There is no clear evidence that any one catheter type or insertion technique is superior compared to another in preventing infections or complications.[11] In the UK it is generally accepted that cleaning the area surrounding the urethral meatus with 0.9% sodium chloride solution is sufficient for both male and female patients as there is no reliable evidence to suggest that the use of antiseptic agents reduces the risk of urinary tract infection.[12]

Recent developments in the field of the temporary prostatic stent have been viewed as a possible alternative to indwelling catheterization and the infections associated with their use.[13]


Ancient Egyptian and Roman physicians have been described using reeds as urinary catheters to overcome blockages, and catheterization to relieve urinary retention has also been described in ancient Indian and Chinese texts.[14]


  1. ^ a b Hanno PM, Wein AJ, Malkowicz SB (2001). Clinical manual of urology.. McGraw-Hill Professional. p. 78.
  2. ^ Elroy D. Kursh (1987). Urology: Problems in Primary Care. Medical Economics Books. ISBN 9780874894196.
  3. ^ Black MA (1994). Medical nursing (2nd ed.). Springhouse, Pa.: Springhouse Corp. p. 97. ISBN 0-87434-738-6. LCCN 94035389.
  4. ^ Lam TB, Omar MI, Fisher E, Gillies K, MacLennan S (September 2014). "Types of indwelling urethral catheters for short-term catheterisation in hospitalised adults". Cochrane Database Syst Rev (9): CD004013. doi:10.1002/14651858.CD004013.pub4. PMID 25248140.
  5. ^ Hedlund H, Hjelmås K, Jonsson O, Klarskov P, Talja M (February 2001). "Hydrophilic versus non-coated catheters for intermittent catheterization". Scand. J. Urol. Nephrol. 35 (1): 49–53. doi:10.1080/00365590151030822. PMID 11291688. S2CID 218867279.
  6. ^ Lapides J, Diokno AC, Silber SJ, Lowe BS (March 1972). "Clean, intermittent self-catheterization in the treatment of urinary tract disease". J. Urol. 107 (3): 458–61. doi:10.1016/s0022-5347(17)61055-3. PMID 5010715.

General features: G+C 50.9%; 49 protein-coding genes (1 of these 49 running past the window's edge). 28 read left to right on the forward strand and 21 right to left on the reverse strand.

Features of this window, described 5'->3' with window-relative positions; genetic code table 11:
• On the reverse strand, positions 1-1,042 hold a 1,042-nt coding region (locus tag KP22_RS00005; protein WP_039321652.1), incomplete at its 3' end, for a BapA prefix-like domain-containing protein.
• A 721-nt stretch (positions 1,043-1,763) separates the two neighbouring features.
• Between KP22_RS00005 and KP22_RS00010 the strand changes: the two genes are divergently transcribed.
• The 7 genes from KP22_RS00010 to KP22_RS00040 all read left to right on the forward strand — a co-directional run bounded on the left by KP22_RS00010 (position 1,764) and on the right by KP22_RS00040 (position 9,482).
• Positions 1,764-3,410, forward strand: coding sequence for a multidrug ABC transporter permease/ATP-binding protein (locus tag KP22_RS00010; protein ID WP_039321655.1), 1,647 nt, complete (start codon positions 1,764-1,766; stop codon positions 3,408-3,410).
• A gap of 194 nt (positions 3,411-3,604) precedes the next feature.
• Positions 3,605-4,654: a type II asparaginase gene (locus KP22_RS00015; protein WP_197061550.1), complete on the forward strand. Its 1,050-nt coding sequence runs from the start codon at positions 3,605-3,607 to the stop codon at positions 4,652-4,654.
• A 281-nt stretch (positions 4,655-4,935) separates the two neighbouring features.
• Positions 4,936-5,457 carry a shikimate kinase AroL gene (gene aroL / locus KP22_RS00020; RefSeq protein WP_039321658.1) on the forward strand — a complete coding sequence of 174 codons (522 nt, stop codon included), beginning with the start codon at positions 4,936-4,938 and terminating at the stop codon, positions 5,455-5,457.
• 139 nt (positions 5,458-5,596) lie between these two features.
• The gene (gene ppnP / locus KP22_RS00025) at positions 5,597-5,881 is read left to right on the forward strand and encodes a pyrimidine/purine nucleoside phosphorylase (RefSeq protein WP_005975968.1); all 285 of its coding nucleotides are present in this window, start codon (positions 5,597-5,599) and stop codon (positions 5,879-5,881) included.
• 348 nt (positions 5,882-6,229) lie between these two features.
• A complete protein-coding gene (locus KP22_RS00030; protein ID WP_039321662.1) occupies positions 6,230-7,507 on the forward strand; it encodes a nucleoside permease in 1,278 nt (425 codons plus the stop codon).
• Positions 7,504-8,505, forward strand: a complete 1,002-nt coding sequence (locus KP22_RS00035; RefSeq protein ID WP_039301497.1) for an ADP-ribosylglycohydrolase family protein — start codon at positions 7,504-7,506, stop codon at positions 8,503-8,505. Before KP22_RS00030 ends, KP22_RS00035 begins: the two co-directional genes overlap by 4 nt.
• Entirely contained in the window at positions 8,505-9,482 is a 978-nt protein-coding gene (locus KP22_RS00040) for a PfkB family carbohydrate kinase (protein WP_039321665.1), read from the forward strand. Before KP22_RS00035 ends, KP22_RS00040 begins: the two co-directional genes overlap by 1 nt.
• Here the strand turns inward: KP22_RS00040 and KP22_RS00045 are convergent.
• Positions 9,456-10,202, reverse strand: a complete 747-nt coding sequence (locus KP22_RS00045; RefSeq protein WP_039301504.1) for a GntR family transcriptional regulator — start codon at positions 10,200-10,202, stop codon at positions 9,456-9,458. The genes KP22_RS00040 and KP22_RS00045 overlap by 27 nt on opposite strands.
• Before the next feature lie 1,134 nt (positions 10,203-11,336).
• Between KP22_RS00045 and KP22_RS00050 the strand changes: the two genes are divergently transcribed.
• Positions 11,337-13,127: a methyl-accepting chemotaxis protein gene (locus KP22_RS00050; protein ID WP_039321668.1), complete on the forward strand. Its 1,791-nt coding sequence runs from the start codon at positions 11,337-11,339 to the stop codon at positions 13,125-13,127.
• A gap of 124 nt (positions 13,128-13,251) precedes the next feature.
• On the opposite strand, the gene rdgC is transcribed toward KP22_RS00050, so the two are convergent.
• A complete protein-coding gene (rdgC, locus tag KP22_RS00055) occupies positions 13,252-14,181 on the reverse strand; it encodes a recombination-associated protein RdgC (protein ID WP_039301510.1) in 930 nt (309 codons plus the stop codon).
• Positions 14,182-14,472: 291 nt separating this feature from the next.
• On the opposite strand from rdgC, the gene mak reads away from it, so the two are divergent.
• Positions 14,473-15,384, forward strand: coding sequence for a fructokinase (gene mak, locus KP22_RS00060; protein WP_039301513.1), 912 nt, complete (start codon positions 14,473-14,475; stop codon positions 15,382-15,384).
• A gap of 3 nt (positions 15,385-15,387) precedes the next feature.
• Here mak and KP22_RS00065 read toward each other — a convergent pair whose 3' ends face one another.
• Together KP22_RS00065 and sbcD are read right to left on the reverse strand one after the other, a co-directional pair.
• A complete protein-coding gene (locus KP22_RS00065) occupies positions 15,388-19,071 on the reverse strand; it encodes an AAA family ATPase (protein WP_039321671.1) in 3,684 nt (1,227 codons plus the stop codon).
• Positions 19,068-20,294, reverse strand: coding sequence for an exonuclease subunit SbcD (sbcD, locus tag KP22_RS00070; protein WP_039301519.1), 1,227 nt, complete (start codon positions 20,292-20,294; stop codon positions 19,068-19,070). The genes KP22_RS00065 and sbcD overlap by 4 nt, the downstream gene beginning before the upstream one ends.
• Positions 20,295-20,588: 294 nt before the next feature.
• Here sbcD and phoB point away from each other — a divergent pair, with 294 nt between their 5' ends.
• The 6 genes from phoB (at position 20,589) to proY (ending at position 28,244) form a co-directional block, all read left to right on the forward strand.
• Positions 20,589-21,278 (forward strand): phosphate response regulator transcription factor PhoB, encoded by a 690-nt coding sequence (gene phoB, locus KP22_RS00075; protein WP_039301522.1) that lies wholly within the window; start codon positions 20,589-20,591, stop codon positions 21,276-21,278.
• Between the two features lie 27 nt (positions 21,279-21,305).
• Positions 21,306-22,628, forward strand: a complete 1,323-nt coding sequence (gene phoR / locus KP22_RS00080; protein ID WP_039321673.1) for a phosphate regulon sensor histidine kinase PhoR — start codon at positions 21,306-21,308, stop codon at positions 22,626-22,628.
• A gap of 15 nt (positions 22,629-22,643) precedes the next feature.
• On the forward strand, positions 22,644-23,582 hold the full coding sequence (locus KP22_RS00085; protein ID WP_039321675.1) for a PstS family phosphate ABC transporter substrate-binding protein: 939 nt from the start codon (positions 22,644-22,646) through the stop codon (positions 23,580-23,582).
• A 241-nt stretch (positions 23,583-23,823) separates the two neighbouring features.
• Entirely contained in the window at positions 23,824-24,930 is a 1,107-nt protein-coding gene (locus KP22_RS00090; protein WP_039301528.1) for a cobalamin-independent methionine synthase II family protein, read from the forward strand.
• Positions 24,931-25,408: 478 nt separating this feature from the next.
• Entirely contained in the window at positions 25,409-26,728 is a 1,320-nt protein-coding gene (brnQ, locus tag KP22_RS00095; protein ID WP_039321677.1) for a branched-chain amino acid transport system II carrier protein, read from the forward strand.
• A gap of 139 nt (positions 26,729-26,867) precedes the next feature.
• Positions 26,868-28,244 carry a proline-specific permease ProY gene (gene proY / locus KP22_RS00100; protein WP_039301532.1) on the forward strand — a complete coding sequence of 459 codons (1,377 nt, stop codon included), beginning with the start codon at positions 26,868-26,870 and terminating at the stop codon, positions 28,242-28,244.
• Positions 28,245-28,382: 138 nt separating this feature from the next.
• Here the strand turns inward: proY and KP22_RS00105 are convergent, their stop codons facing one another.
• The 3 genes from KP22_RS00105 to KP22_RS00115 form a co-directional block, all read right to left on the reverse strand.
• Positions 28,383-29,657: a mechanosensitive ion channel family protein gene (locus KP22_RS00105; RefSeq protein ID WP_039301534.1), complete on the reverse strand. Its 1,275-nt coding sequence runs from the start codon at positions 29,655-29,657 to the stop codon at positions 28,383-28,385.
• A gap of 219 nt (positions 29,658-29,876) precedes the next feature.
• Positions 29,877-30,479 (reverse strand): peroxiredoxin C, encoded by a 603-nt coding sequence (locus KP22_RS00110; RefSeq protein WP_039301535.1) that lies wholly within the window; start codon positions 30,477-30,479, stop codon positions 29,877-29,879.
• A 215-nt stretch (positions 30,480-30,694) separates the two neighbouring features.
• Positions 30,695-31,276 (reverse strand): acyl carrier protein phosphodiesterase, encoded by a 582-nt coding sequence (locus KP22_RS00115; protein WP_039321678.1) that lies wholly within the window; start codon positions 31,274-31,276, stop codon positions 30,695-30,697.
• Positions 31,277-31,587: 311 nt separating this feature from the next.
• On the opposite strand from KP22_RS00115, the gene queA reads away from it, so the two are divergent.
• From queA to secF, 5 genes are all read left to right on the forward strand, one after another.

7. ^ Winder A (2002). "Intermittent self-catheterisation". Nurs Times. 98 (48): 50. PMID 12501532.
  8. ^ Best practices : evidence-based nursing procedures (2nd ed.). Philadelphia: Lippincott Williams & Wilkins. 2007. ISBN 978-1-58255-532-4. LCCN 2006012245.
  9. ^ "Urinary catheters". MedlinePlus, the National Institutes of Health's Web site. March 9, 2010. Retrieved December 1, 2010.
  10. ^ "Care for your catheter". healthline. Retrieved September 12, 2008.
  11. ^ Prieto, Jacqui A.; Murphy, Catherine L.; Stewart, Fiona; Fader, Mandy (October 26, 2021). "Intermittent catheter techniques, strategies and designs for managing long-term bladder conditions". The Cochrane Database of Systematic Reviews. 2021 (10): CD006008. doi:10.1002/14651858.CD006008.pub5. ISSN 1469-493X. PMC 8547544. PMID 34699062.
  12. ^ Dougherty Lisa; Lister Sara (August 15, 2011). The Royal Marsden Hospital Manual of Clinical Nursing Procedures. John Wiley & Sons. ISBN 978-1-4443-3509-5.
  13. ^ Shore ND, Dineen MK, Saslawsky MJ, Lumerman JH, Corica AP (March 2007). "A temporary intraurethral prostatic stent relieves prostatic obstruction following transurethral microwave thermotherapy". J. Urol. 177 (3): 1040–6. doi:10.1016/j.juro.2006.10.059. PMID 17296408.
  14. ^ Nahon, I; Waddington, G; Dorey, G; Adams, R (2011). "The history of urologic surgery: from reeds to robotics". Urologic Nursing. 31 (3): 173–80. doi:10.7257/1053-816X.2011.31.3.173. PMID 21805756.